New Hands-On History Workshop: Worcester and the American Revolution

To study closely a nineteenth-century lithograph or actually touch the impressions of type in the sheets of an eighteenth-century newspaper can be a magical, even transformative, experience. For years I have seen K-12 educators become engrossed and inspired by such activities. However it was only after we conducted a one-day workshop for K-12 educators on the War of 1812 this past autumn that I thought of offering such an opportunity to the general public. At that conference we had a number of non-teachers attend and all were thrilled with the program. This made me realize that many of the folks who come to our lectures might also enjoy engaging in deeper conversations with an expert scholar, literally touching the past by exploring some of the wonderful treasures in our library, and sharing their observations and discoveries with other like-minded people. So we are now offering special programs called “hands-on history workshops.”  Our first such program will take place on Saturday, June 1st from 9 a.m. to 3 p.m. when Ray Raphael will lead us in a discussion of Worcester’s role in the American Revolution.

The program will explore two basic themes. The first is the radicalization of rural Massachusetts in the summer of 1774 as described in Ray’s book The First American Revolution. These events culminated in Worcester on September 5th when 4,622 militiamen from thirty-seven surrounding communities lined Main Street and forced Crown-appointed officials to walk a gauntlet and resign their commissions. Similar peaceful demonstrations by common citizens throughout rural Massachusetts seized political power and effectively ended Royal authority throughout the Commonwealth.

May 3, 1775 issue of Thomas' newspaper,the Massachusetts Spy

Our second theme concerns the public relations battle that followed the fighting at Lexington and Concord.  Worcester and AAS’s founder Isaiah Thomas also played a vital role in this war of words in the spring and summer of 1775. Thomas smuggled his press and some type out of Boston on the evening of April 16th and set up a temporary printing office in the basement of Timothy Bigelow’s home in Worcester.  From here he printed the first eyewitness accounts of the battles of Lexington and Concord in his newspaper the Massachusetts Spy and a series of depositions of eyewitness accounts of those events that were widely reprinted on both sides of the Atlantic and were instrumental in shaping public opinion.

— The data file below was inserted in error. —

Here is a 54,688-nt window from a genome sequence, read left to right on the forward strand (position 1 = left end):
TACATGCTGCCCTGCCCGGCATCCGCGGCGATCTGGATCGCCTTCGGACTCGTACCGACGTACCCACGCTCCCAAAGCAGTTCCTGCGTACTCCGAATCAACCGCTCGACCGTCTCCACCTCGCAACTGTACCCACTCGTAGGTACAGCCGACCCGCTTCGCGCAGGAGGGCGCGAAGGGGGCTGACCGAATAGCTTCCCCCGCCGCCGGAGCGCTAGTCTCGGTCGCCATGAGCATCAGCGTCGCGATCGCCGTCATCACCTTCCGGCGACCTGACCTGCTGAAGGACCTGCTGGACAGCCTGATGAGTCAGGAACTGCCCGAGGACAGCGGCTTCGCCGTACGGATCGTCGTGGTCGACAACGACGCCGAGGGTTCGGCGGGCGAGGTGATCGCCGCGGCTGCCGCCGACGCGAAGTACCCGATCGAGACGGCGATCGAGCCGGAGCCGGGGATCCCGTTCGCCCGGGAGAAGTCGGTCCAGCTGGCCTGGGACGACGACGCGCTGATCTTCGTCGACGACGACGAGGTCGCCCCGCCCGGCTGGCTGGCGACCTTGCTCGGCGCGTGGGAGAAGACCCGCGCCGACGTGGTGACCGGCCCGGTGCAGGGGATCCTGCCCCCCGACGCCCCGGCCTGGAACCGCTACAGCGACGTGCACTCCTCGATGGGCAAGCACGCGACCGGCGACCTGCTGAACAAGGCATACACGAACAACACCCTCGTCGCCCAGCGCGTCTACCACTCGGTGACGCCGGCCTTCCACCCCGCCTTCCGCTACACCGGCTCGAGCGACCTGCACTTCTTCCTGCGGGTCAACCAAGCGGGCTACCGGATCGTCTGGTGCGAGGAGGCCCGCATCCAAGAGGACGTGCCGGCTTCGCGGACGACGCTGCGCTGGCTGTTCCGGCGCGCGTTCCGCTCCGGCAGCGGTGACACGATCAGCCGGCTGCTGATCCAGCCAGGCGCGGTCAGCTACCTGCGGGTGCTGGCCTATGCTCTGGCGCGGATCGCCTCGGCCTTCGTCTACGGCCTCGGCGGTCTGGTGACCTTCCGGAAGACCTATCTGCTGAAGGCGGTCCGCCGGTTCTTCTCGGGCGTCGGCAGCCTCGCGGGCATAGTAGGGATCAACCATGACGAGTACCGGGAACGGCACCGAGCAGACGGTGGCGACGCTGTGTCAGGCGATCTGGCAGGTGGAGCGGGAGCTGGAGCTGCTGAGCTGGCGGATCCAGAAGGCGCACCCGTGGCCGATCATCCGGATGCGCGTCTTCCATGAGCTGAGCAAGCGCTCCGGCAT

Our workshop on June 1st will explore these events and allow participants to examine these early Worcester imprints and other primary source newspapers, pamphlets, broadsides and manuscripts related to both the events in the summer of 1774 and the battles of Lexington and Concord. The world of colonial printers and their role in fermenting the war in general will also be discussed.

The cost for the workshop is $65 for AAS members and $75 for non-members and includes pre-readings, materials, refreshments, and lunch.  To find out more or to register go to http://www.americanantiquarian.org/handsonhistory.

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